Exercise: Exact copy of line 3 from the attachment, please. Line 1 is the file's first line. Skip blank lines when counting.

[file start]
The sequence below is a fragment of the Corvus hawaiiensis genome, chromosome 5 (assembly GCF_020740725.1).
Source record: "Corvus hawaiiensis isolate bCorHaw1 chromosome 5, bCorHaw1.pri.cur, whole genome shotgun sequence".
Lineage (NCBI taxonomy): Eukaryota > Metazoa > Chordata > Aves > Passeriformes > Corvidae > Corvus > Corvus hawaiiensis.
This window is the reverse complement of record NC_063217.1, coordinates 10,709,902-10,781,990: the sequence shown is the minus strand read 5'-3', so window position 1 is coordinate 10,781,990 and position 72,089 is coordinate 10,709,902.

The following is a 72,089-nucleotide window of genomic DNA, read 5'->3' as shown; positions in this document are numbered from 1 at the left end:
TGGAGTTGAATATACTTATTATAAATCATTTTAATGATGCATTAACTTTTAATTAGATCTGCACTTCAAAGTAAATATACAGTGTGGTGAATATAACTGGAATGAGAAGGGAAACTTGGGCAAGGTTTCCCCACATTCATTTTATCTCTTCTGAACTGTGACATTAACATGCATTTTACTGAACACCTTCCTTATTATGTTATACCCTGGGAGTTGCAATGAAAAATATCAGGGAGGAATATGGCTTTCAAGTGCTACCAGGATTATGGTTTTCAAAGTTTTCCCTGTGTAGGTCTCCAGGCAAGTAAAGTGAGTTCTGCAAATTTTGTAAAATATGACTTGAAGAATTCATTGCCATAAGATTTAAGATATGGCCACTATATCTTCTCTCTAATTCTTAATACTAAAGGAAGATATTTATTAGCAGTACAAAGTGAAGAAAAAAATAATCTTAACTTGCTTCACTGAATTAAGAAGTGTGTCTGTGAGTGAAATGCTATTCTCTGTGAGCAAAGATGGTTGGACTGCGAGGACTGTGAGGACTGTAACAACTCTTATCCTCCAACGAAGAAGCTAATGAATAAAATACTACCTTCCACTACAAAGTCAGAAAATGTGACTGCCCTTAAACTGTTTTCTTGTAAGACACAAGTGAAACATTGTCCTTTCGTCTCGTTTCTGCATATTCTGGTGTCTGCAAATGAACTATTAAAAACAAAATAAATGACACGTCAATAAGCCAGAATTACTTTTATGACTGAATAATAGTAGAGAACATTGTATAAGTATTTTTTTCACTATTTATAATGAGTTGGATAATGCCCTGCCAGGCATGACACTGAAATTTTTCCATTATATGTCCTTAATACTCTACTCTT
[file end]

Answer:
Lineage (NCBI taxonomy): Eukaryota > Metazoa > Chordata > Aves > Passeriformes > Corvidae > Corvus > Corvus hawaiiensis.